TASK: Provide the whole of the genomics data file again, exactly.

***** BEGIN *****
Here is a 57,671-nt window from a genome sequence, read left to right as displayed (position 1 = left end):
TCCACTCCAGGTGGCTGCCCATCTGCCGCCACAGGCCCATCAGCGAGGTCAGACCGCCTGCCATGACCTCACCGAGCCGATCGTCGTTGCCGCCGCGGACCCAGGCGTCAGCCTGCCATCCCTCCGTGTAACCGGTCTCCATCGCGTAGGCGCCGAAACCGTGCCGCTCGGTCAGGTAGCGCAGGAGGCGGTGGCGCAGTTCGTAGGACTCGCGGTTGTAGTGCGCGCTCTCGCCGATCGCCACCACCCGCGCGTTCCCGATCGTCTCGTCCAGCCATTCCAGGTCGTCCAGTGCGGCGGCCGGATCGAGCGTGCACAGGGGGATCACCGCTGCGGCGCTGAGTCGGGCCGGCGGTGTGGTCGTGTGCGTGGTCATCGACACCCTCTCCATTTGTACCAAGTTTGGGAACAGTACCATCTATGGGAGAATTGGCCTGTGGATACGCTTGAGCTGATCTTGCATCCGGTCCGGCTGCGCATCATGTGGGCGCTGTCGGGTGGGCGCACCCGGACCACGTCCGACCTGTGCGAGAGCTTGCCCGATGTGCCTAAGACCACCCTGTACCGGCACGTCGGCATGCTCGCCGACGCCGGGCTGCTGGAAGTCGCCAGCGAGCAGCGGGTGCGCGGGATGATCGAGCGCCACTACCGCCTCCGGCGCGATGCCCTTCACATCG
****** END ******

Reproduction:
Here is a 57,671-nt window from a genome sequence, read left to right as displayed (position 1 = left end):
TCCACTCCAGGTGGCTGCCCATCTGCCGCCACAGGCCCATCAGCGAGGTCAGACCGCCTGCCATGACCTCACCGAGCCGATCGTCGTTGCCGCCGCGGACCCAGGCGTCAGCCTGCCATCCCTCCGTGTAACCGGTCTCCATCGCGTAGGCGCCGAAACCGTGCCGCTCGGTCAGGTAGCGCAGGAGGCGGTGGCGCAGTTCGTAGGACTCGCGGTTGTAGTGCGCGCTCTCGCCGATCGCCACCACCCGCGCGTTCCCGATCGTCTCGTCCAGCCATTCCAGGTCGTCCAGTGCGGCGGCCGGATCGAGCGTGCACAGGGGGATCACCGCTGCGGCGCTGAGTCGGGCCGGCGGTGTGGTCGTGTGCGTGGTCATCGACACCCTCTCCATTTGTACCAAGTTTGGGAACAGTACCATCTATGGGAGAATTGGCCTGTGGATACGCTTGAGCTGATCTTGCATCCGGTCCGGCTGCGCATCATGTGGGCGCTGTCGGGTGGGCGCACCCGGACCACGTCCGACCTGTGCGAGAGCTTGCCCGATGTGCCTAAGACCACCCTGTACCGGCACGTCGGCATGCTCGCCGACGCCGGGCTGCTGGAAGTCGCCAGCGAGCAGCGGGTGCGCGGGATGATCGAGCGCCACTACCGCCTCCGGCGCGATGCCCTTCACATCG